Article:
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Plain and Simple: A Journey to the Amish (Ohio)by Sue Bender
How It Began
Can an object go straight to your heart ?
Twenty years ago I walked into Latham's Men's Store in Sag Harbor, New York, and saw old quilts used as a background for men's tweeds. I had never seen quilts like that. Odd color combinations. Deep saturated solid colors: purple, mauve, green, brown, magenta, electric blue, red. Simple geometric forms: squares, diamonds, rectangles. A patina of use emanated from them. They spoke directly to me. They knew something. They went straight to my heart.
That was the beginning. Innocent enough.
"Who made these quilts?" I demanded.
The Amish used the same few patterns over and over--no need to change the pattern, no need to make an individual statement.
The basic forms were tempered by tiny, intricate black quilting stitches. The patterns-tulips, feathers, wreaths, pineapples, and stars--softened and complemented the hard lines, andthe contrast of simple pattern and complex stitchery gave the flat, austere surface an added dimension. I wondered if quilting was an acceptable way for a woman to express her passion?
Colors of such depth and warmth were combined in ways I had never seen before. At first the colors looked somber, but then looking closely at a large field of brown--I discovered that it was really made up of small patches of many different shades and textures of color. Greys and shiny dark and dull light brown, dancing side by side, made the flat surface come alive. Lush greens lay beside vivid reds. An electric blue appeared as if from nowhere on the border.
The relationship of the individual parts to the whole, the proportion, the way the inner and outer borders reacted with each other was a balancing act between tension and harmony.
The quilts spoke to such a deep place inside me that I felt them reaching out, trying to tell me something, but my mind was thoroughly confused. How could pared-down and daring go together? How could a quilt be calm and intense at the same time? Can an object do that? Can an object know something?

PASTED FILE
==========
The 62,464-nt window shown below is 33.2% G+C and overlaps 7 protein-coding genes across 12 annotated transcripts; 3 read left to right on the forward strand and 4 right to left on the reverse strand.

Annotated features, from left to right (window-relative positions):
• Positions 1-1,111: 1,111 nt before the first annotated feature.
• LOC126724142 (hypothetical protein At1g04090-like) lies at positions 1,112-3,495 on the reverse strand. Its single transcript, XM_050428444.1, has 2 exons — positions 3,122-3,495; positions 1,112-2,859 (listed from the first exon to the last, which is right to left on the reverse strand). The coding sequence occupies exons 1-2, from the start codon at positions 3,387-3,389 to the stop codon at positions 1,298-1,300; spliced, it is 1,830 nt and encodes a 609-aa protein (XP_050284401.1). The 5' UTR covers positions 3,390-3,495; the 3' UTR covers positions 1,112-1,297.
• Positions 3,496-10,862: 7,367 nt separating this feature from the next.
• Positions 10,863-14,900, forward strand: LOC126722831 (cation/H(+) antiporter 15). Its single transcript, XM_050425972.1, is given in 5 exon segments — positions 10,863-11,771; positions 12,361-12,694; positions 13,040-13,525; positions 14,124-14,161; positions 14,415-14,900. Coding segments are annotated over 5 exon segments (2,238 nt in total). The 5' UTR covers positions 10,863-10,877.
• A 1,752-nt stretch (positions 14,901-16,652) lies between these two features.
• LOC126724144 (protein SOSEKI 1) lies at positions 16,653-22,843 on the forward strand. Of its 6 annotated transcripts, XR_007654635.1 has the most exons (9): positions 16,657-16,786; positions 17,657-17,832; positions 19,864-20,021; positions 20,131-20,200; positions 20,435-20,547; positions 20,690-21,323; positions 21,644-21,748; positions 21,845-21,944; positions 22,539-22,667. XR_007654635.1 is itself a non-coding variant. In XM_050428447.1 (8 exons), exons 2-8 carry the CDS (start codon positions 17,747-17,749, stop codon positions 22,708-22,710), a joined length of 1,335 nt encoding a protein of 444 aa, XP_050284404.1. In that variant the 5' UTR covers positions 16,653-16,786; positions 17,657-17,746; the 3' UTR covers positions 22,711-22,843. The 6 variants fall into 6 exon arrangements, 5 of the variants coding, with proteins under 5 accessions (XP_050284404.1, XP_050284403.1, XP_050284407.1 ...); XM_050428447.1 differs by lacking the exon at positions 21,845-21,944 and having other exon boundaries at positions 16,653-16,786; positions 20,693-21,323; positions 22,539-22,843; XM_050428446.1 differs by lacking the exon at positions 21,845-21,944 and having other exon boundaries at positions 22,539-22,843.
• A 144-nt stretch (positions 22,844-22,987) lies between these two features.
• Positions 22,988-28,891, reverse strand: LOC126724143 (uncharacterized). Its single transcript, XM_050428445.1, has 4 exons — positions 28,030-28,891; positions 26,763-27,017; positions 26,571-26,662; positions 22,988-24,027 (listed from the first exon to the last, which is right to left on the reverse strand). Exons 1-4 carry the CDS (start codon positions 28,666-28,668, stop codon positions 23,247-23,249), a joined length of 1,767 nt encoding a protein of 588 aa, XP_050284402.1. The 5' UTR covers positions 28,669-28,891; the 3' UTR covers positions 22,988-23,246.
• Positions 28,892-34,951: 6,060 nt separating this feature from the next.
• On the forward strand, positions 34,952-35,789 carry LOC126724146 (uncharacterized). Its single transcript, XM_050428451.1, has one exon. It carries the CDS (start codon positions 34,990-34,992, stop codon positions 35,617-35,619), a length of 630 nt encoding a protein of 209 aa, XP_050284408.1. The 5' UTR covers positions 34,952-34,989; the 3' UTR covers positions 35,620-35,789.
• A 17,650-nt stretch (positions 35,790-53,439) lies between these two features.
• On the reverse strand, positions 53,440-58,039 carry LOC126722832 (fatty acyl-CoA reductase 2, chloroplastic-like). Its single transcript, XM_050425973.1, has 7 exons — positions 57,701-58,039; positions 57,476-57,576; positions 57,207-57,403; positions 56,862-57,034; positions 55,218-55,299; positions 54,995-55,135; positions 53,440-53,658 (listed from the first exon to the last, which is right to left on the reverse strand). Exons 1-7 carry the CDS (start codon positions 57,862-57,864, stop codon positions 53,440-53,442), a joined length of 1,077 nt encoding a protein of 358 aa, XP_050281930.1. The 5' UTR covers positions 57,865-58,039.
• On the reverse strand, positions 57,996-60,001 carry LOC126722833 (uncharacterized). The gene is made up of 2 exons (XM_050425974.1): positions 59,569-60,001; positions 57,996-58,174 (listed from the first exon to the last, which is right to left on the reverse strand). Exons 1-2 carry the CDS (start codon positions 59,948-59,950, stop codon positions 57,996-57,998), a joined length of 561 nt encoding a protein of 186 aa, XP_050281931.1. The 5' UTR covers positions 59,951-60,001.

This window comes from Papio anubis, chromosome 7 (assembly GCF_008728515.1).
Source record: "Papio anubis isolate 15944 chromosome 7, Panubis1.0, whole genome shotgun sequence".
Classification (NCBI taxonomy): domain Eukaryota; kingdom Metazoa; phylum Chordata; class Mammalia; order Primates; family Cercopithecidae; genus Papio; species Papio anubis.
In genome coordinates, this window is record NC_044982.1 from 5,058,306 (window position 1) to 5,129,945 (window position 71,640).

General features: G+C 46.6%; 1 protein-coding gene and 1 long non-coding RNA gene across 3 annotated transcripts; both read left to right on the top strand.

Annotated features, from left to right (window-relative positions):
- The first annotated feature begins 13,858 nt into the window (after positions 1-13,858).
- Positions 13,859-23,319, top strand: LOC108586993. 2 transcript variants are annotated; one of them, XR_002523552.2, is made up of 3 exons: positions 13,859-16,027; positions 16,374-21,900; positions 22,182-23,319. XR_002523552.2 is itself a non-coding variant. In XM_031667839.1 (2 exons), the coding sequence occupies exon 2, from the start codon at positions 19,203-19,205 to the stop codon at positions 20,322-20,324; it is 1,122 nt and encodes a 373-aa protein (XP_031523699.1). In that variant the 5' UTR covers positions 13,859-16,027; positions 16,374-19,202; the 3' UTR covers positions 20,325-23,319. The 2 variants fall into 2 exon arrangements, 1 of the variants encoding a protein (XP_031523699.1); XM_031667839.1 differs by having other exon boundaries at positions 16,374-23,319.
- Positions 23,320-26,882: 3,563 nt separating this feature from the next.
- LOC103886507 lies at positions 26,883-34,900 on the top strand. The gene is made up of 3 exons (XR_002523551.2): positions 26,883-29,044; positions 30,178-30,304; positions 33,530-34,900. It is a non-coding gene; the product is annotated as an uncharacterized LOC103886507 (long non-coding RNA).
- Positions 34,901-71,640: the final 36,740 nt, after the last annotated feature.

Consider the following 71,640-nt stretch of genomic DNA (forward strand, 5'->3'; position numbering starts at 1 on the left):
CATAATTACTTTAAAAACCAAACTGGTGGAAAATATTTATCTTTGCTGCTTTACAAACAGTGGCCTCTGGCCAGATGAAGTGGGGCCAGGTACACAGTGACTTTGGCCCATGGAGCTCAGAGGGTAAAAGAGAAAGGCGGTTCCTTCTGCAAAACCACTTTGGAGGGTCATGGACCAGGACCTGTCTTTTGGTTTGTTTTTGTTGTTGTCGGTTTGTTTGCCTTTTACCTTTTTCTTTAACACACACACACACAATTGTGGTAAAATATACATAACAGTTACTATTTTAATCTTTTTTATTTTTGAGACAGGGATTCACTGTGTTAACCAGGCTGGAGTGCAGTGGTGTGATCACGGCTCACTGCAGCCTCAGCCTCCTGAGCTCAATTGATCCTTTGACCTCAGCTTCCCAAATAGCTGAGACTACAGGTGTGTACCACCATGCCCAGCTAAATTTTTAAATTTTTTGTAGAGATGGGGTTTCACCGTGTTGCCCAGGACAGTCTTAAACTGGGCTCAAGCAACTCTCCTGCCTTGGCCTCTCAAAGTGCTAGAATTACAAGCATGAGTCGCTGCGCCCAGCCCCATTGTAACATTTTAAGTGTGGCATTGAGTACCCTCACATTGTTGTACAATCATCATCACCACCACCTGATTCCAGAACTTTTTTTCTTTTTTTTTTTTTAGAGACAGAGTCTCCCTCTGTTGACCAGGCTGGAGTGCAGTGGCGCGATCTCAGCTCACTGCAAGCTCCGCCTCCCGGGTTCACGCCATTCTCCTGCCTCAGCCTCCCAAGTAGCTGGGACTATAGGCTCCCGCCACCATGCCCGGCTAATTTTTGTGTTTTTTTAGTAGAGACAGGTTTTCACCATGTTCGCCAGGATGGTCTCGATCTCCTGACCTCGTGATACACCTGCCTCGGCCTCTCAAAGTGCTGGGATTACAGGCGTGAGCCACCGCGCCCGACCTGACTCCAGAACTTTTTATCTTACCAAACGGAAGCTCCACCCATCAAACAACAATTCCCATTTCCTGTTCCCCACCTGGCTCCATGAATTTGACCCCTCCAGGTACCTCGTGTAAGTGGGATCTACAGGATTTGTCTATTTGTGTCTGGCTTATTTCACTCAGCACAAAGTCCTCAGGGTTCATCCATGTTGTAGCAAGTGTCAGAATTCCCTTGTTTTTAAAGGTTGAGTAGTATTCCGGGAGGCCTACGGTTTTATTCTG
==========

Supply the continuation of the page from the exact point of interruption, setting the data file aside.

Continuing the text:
How opposite my life was from an Amish quilt.
My life was like a CRAZY QUILT, a pattern I hated. Hundreds of scattered,unrelated, stimulating fragments, each going off in its own direction, creating a lot of frantic energy. There was no overall structure to hold the pieces together. The Crazy Quilt was a perfect metaphor for my life.
A tug-of-war was raging inside me.
In contrast to the muted colors of the Amish, I saw myself in extremes: a black-and-white person who made black-and-white ceramics and organized her life around a series of black-and-white judgments.
The driven part didn't question or examine these values. It took them as real, and believed it was following the carrot "success" wholeheartedly. Didn't everyone believe in success? I never asked, "Success at what cost?"
A part of me is quiet. It knows about simplicity, about commitment, and the joy of doing what I do well. That part is the artist, the child--it is receptive and has infinite courage. But time and my busyness drowned the quiet voice.
In the world in which I grew up, more choices meant a better life.
It was true for both my parents and my grandparents. I was brought up to believethat the more choices I had, the better.
Never having enough time, I wanted it all, a glutton for new experience. Excited, attracted, distracted, tempted in all directions, I thought I was lucky to have so many choices and I naively believed I could live them all.
A tyranny of lists engulfed me. The lists created the illusion that my life was full.
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